|Waiting for Guffman|
Theatrical release poster
|Directed by||Christopher Guest|
|Produced by||Karen Murphy|
|Written by||Christopher Guest|
|Music by||Christopher Guest |
|Edited by||Andy Blumenthal|
|Distributed by||Sony Pictures Classics|
|Box office||$2.9 million (USA)|
Waiting for Guffman is a 1996 American mockumentary comedy film written by Christopher Guest and Eugene Levy, and directed by Guest. The film's ensemble cast (who improvised their dialogue based on Guest and Levy's story) includes Guest, Levy, Catherine O'Hara, Fred Willard, and Parker Posey.
The film's title is a reference to Samuel Beckett's play Waiting for Godot. As in the other mockumentary films created by Guest, the majority of the dialogue is improvised. Because the film is about the production of a stage musical, it contains several original musical numbers written by Guest, Michael McKean and Harry Shearer. The film's score was composed by William Ross.
In the fictional small town of Blaine, Missouri, a handful of residents prepare to put on a community theater production led by eccentric director Corky St. Clair (Christopher Guest). The show, a musical chronicling the town's history titled Red, White and Blaine, is to be performed as part of the town's 150th-anniversary celebration.
Cast in the leads are Ron and Sheila Albertson (Fred Willard and Catherine O'Hara), a pair of married travel agents who are also regular amateur performers; Libby Mae Brown (Parker Posey), a perky Dairy Queen employee; Clifford Wooley (Lewis Arquette), a "long time Blaineian" and retired taxidermist who is Red, White and Blaines narrator; Johnny Savage (Matt Keeslar), a handsome and oblivious mechanic, who Corky goes out of his way to get into the play; and Dr. Allan Pearl (Eugene Levy), a tragically square dentist determined to discover his inner entertainer. High school teacher Lloyd Miller (Bob Balaban) is the show's increasingly frustrated musical director.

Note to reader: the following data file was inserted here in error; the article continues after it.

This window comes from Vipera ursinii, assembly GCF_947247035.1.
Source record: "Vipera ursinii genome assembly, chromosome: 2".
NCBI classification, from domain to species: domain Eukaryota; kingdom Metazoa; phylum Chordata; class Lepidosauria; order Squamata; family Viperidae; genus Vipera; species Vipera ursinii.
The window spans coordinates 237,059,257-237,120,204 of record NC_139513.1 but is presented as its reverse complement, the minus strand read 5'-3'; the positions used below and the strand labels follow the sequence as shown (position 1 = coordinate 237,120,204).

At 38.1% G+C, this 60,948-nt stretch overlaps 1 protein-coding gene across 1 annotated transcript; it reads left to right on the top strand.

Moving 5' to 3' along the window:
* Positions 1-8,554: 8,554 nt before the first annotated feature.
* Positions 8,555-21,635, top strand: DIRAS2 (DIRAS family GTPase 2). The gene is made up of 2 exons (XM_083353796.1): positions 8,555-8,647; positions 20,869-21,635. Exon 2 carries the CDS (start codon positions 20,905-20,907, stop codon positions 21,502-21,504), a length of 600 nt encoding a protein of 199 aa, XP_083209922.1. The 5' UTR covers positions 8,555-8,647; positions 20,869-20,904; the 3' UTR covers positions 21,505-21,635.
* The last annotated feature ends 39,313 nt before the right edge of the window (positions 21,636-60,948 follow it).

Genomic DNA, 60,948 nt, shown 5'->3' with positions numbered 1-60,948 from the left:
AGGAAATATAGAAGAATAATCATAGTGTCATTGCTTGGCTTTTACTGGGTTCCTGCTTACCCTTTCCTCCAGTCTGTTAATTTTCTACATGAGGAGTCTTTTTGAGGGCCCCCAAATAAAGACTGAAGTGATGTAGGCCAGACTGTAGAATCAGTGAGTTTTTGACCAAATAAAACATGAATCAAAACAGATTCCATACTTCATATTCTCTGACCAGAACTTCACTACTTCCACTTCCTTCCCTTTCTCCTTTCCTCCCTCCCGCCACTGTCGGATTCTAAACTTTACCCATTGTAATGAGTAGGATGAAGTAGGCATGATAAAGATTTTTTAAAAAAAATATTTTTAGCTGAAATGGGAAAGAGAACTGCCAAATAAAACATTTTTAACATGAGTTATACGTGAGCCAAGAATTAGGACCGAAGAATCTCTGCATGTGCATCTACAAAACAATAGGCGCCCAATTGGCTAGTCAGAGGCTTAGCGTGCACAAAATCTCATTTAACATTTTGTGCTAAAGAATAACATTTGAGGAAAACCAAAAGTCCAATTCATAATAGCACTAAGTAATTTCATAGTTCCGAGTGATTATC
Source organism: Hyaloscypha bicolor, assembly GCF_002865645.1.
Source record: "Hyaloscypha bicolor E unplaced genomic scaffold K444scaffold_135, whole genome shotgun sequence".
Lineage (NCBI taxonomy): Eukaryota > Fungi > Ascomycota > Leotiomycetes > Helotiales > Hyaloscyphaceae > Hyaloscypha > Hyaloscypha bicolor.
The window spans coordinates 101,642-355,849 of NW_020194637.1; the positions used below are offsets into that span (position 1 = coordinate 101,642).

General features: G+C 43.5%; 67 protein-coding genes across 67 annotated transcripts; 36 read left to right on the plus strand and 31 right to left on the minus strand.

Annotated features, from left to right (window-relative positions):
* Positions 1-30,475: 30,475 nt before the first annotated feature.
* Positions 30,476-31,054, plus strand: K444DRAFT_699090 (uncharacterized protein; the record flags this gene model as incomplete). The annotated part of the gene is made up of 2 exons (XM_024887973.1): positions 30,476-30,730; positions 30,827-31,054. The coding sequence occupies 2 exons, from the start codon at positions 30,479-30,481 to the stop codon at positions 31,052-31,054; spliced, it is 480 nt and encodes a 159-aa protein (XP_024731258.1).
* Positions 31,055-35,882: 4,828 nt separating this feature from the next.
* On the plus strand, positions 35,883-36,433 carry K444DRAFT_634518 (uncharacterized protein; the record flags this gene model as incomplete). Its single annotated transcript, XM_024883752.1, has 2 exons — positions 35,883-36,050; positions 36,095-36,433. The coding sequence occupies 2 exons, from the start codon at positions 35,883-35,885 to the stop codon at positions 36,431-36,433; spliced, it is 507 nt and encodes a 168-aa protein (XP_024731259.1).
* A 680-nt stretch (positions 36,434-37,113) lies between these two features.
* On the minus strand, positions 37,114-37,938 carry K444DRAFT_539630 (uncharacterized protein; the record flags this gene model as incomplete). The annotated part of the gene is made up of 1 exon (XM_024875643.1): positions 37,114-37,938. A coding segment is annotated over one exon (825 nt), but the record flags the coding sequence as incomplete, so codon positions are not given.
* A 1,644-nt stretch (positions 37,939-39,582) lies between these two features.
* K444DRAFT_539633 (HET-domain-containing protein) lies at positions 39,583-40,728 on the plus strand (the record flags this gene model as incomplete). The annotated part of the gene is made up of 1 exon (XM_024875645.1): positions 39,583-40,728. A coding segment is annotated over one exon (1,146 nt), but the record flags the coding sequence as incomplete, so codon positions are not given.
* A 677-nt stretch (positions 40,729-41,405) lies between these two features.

Corky has used connections from his "Off-Off-Off-Off-Broadway" past to invite Mort Guffman, a Broadway producer, to critique Red, White and Blaine. Corky leads the cast to believe that a positive review from Guffman could mean their show might go all the way to Broadway.
The program itself is designed to musically retell the history of Blaine, whose founding father was a buffoon incapable of distinguishing the geography of middle Missouri from the Pacific coastline. The viewer also learns why the town obtusely refers to itself as "the stool capital of the United States." The music is a series of poorly performed songs such as "Nothing Ever Happens on Mars" a reference to the town's supposed visit by a UFO, and "Stool Boom". (The DVD contains "This Bulging River" and "Nothing Ever Happens in Blaine", which were edited from the cinema release.)
Central to the film are Corky's stereotypically gay mannerisms. He supposedly has a wife called Bonnie, whom no one in Blaine has ever met or seen. He uses her to explain his habit of shopping for women's clothing and shoes.
When Johnny is forced by his suspicious father (Brian Doyle Murray) to quit the show, Corky takes over his roles, which were clearly intended for a young, masculine actor, playing a lusty young frontiersman, a heartbroken soldier, and a little boy wearing a beanie and shorts. Corky never sheds his dainty demeanor, bowl haircut, lisp, or earring in spite of his historical roles, and his face is pasted with an overkill of stage rouge and eyeliner.